As Google upgrades the ChromeOS operating system, its stripped-down computers are likely to become more capable. Full support was recently added for the business package Citrix, which allows a Chromebook user to log in to a remote desktop and use Windows. Sheth says the important thing for Google is that the Chromebook gain a toehold in the market. “We’re really aiming for the future vision of the enterprise. Today is the market entry strategy, not the end point,” he says. He predicts that it will be another three to five years before most business tasks are done through a Web browser.

Keep Reading

Most Popular

conceptual illustration of a heart with an arrow going in on one side and a cursor coming out on the other
conceptual illustration of a heart with an arrow going in on one side and a cursor coming out on the other

Forget dating apps: Here’s how the net’s newest matchmakers help you find love

Fed up with apps, people looking for romance are finding inspiration on Twitter, TikTok—and even email newsletters.

computation concept
computation concept

How AI is reinventing what computers are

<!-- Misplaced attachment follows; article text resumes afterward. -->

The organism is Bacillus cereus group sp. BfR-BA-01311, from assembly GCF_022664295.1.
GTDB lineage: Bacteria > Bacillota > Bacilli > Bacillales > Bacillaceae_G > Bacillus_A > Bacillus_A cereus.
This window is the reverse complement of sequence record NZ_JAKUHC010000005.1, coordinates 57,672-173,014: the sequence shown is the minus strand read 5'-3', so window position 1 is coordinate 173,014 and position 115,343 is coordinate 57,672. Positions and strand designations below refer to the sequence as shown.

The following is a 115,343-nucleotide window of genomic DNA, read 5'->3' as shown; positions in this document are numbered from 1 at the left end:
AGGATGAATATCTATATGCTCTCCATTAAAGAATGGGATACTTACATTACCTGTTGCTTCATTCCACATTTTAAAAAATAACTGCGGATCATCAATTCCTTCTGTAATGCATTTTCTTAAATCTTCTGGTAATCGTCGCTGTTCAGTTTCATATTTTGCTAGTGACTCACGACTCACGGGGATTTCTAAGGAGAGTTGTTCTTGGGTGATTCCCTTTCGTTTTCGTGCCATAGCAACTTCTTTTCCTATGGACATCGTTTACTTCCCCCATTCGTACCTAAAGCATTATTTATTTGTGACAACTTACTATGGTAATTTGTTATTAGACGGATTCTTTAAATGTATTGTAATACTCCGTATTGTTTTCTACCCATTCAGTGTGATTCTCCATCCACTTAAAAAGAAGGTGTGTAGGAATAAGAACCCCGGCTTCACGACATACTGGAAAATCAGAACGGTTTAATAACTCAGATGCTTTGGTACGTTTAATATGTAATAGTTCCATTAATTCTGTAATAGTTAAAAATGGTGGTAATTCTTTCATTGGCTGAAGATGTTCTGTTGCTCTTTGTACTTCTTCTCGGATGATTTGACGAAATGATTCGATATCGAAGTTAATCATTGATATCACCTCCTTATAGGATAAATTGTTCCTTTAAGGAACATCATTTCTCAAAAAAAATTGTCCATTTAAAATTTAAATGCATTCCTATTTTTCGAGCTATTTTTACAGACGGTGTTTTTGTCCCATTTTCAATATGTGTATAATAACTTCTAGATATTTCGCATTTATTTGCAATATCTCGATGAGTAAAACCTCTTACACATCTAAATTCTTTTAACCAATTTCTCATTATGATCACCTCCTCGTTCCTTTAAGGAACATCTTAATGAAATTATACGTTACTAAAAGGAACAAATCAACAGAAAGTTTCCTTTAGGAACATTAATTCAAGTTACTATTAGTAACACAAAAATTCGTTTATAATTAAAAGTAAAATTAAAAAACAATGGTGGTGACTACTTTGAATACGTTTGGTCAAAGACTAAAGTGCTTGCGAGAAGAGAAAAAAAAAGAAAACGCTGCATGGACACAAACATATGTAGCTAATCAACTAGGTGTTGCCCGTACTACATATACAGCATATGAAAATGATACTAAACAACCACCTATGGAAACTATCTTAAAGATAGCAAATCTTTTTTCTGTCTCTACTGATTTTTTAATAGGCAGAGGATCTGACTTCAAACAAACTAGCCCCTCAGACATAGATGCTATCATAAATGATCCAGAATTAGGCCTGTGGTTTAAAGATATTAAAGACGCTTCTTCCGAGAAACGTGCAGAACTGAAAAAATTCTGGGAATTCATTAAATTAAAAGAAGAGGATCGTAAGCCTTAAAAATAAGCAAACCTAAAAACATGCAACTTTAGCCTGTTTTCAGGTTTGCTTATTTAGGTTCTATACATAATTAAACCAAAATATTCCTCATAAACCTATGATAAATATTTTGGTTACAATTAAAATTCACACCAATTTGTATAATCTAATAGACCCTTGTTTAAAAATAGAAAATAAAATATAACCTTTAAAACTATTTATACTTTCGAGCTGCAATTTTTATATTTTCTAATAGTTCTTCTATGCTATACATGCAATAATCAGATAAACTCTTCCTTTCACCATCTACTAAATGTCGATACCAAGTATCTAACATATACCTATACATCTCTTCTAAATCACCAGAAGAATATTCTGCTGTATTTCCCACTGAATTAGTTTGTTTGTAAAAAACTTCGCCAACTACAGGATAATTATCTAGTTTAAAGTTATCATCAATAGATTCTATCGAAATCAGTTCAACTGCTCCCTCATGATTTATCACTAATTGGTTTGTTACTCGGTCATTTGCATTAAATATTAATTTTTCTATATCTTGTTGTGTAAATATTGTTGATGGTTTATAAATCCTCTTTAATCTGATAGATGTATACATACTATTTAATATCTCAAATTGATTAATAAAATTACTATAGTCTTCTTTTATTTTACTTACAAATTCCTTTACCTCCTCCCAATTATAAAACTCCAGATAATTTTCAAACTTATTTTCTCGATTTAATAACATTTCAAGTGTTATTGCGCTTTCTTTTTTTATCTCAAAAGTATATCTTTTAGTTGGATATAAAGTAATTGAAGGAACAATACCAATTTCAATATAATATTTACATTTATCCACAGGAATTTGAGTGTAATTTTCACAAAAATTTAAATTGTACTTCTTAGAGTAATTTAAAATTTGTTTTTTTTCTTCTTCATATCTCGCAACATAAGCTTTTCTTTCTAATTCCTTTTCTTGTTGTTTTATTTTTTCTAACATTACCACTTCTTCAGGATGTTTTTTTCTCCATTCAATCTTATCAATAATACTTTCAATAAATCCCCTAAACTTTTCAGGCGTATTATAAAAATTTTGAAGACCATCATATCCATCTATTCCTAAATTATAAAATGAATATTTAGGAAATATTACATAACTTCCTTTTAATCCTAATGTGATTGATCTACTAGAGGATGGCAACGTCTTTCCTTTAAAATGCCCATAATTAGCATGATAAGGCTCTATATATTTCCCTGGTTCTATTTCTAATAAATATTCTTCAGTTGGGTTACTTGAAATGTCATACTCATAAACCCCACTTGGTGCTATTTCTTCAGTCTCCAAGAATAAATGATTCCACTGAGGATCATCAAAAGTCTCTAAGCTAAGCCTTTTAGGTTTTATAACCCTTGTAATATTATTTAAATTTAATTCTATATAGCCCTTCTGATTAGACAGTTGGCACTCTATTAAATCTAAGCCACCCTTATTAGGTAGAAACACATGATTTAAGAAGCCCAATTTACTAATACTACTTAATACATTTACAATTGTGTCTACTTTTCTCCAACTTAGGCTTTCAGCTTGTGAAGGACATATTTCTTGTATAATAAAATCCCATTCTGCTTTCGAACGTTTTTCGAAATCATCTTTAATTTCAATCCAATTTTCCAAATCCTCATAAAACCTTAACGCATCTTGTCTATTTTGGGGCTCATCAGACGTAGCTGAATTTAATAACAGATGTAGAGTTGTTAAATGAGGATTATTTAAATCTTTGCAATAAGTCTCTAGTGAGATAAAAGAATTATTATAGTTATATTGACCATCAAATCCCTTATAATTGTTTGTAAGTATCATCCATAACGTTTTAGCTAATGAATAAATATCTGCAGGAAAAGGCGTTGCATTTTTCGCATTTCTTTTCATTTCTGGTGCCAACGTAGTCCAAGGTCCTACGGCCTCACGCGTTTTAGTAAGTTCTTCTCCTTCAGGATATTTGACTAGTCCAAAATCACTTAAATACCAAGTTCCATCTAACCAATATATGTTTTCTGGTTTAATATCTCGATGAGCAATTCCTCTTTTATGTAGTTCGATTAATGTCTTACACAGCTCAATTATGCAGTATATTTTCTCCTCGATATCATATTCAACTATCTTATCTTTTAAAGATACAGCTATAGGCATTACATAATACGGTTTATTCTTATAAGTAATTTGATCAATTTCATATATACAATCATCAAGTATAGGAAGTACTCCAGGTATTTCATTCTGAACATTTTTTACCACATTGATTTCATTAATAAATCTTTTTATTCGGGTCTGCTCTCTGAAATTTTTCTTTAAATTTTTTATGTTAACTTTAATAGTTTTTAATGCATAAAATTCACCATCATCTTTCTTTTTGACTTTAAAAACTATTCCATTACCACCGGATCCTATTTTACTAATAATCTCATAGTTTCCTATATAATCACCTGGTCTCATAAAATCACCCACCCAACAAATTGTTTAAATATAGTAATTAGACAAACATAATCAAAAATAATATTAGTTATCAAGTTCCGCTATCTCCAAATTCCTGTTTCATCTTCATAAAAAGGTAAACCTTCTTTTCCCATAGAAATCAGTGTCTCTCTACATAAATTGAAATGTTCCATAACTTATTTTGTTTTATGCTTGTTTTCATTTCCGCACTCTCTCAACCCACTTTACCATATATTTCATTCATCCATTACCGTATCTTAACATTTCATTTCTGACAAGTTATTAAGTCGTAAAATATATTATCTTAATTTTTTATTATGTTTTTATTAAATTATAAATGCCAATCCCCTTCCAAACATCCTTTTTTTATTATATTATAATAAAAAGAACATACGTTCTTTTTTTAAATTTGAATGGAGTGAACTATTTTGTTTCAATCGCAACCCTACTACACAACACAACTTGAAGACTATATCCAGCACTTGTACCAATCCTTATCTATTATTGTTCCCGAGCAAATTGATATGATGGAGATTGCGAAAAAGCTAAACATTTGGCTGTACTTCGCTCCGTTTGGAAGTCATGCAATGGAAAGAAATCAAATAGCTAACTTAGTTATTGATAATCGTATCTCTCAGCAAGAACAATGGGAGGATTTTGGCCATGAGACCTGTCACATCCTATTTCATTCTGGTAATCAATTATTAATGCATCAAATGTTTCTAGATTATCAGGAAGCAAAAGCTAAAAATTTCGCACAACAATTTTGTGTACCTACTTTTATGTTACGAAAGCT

Three key ways artificial intelligence is changing what it means to compute.

still from Embodied Intelligence video
still from Embodied Intelligence video

These weird virtual creatures evolve their bodies to solve problems

They show how intelligence and body plans are closely linked—and could unlock AI for robots.

We reviewed three at-home covid tests. The results were mixed.

Over-the-counter coronavirus tests are finally available in the US. Some are more accurate and easier to use than others.

Stay connected

Illustration by Rose WongIllustration by Rose Wong

Get the latest updates from
MIT Technology Review

Discover special offers, top stories, upcoming events, and more.

Thank you for submitting your email!

Explore more newsletters

It looks like something went wrong.

We’re having trouble saving your preferences. Try refreshing this page and updating them one more time. If you continue to get this message, reach out to us at customer-service@technologyreview.com with a list of newsletters you’d like to receive.